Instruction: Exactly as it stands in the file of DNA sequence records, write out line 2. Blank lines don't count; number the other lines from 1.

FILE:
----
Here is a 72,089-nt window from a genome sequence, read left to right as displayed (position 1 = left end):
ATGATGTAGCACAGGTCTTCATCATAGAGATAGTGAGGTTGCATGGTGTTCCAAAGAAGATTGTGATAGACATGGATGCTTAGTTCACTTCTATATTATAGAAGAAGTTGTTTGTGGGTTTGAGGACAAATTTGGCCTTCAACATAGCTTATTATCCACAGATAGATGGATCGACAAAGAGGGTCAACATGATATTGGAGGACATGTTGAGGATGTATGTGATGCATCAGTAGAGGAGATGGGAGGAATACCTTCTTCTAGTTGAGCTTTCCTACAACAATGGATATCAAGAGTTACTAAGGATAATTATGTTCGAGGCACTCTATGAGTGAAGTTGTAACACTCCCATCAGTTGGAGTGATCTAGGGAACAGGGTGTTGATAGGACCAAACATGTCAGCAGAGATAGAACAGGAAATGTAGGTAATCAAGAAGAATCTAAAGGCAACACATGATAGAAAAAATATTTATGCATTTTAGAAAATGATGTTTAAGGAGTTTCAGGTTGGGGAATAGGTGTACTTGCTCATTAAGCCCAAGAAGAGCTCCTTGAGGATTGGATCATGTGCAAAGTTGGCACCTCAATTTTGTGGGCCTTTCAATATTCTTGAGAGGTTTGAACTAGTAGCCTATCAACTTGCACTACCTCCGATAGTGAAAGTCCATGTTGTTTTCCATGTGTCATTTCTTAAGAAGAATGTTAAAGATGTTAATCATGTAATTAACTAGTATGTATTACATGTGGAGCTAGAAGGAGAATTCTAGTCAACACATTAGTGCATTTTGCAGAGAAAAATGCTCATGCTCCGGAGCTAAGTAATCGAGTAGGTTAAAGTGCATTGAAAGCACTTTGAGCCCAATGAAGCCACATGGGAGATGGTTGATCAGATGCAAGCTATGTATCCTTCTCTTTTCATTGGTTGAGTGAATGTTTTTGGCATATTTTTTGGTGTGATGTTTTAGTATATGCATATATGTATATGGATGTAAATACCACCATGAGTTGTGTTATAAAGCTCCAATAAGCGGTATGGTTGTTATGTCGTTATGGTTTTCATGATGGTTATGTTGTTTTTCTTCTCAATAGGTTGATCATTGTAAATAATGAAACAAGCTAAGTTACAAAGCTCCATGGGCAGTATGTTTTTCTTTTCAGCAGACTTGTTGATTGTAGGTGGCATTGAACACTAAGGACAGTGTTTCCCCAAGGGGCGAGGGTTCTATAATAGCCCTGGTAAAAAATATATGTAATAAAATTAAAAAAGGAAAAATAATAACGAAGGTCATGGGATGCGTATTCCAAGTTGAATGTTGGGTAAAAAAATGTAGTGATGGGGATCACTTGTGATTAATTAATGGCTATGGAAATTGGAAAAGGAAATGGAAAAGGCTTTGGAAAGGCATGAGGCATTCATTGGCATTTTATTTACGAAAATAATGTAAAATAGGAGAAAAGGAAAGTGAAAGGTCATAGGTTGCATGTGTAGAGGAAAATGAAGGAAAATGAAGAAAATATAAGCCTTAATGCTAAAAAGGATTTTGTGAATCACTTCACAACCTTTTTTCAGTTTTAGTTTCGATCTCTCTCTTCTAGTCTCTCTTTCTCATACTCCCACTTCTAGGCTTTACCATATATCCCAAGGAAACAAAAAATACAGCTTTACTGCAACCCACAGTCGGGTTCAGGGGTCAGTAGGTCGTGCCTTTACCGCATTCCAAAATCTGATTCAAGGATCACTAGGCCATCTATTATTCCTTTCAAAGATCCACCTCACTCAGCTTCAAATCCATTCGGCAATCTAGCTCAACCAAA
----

ATGATGTAGCACAGGTCTTCATCATAGAGATAGTGAGGTTGCATGGTGTTCCAAAGAAGATTGTGATAGACATGGATGCTTAGTTCACTTCTATATTATAGAAGAAGTTGTTTGTGGGTTTGAGGACAAATTTGGCCTTCAACATAGCTTATTATCCACAGATAGATGGATCGACAAAGAGGGTCAACATGATATTGGAGGACATGTTGAGGATGTATGTGATGCATCAGTAGAGGAGATGGGAGGAATACCTTCTTCTAGTTGAGCTTTCCTACAACAATGGATATCAAGAGTTACTAAGGATAATTATGTTCGAGGCACTCTATGAGTGAAGTTGTAACACTCCCATCAGTTGGAGTGATCTAGGGAACAGGGTGTTGATAGGACCAAACATGTCAGCAGAGATAGAACAGGAAATGTAGGTAATCAAGAAGAATCTAAAGGCAACACATGATAGAAAAAATATTTATGCATTTTAGAAAATGATGTTTAAGGAGTTTCAGGTTGGGGAATAGGTGTACTTGCTCATTAAGCCCAAGAAGAGCTCCTTGAGGATTGGATCATGTGCAAAGTTGGCACCTCAATTTTGTGGGCCTTTCAATATTCTTGAGAGGTTTGAACTAGTAGCCTATCAACTTGCACTACCTCCGATAGTGAAAGTCCATGTTGTTTTCCATGTGTCATTTCTTAAGAAGAATGTTAAAGATGTTAATCATGTAATTAACTAGTATGTATTACATGTGGAGCTAGAAGGAGAATTCTAGTCAACACATTAGTGCATTTTGCAGAGAAAAATGCTCATGCTCCGGAGCTAAGTAATCGAGTAGGTTAAAGTGCATTGAAAGCACTTTGAGCCCAATGAAGCCACATGGGAGATGGTTGATCAGATGCAAGCTATGTATCCTTCTCTTTTCATTGGTTGAGTGAATGTTTTTGGCATATTTTTTGGTGTGATGTTTTAGTATATGCATATATGTATATGGATGTAAATACCACCATGAGTTGTGTTATAAAGCTCCAATAAGCGGTATGGTTGTTATGTCGTTATGGTTTTCATGATGGTTATGTTGTTTTTCTTCTCAATAGGTTGATCATTGTAAATAATGAAACAAGCTAAGTTACAAAGCTCCATGGGCAGTATGTTTTTCTTTTCAGCAGACTTGTTGATTGTAGGTGGCATTGAACACTAAGGACAGTGTTTCCCCAAGGGGCGAGGGTTCTATAATAGCCCTGGTAAAAAATATATGTAATAAAATTAAAAAAGGAAAAATAATAACGAAGGTCATGGGATGCGTATTCCAAGTTGAATGTTGGGTAAAAAAATGTAGTGATGGGGATCACTTGTGATTAATTAATGGCTATGGAAATTGGAAAAGGAAATGGAAAAGGCTTTGGAAAGGCATGAGGCATTCATTGGCATTTTATTTACGAAAATAATGTAAAATAGGAGAAAAGGAAAGTGAAAGGTCATAGGTTGCATGTGTAGAGGAAAATGAAGGAAAATGAAGAAAATATAAGCCTTAATGCTAAAAAGGATTTTGTGAATCACTTCACAACCTTTTTTCAGTTTTAGTTTCGATCTCTCTCTTCTAGTCTCTCTTTCTCATACTCCCACTTCTAGGCTTTACCATATATCCCAAGGAAACAAAAAATACAGCTTTACTGCAACCCACAGTCGGGTTCAGGGGTCAGTAGGTCGTGCCTTTACCGCATTCCAAAATCTGATTCAAGGATCACTAGGCCATCTATTATTCCTTTCAAAGATCCACCTCACTCAGCTTCAAATCCATTCGGCAATCTAGCTCAACCAAA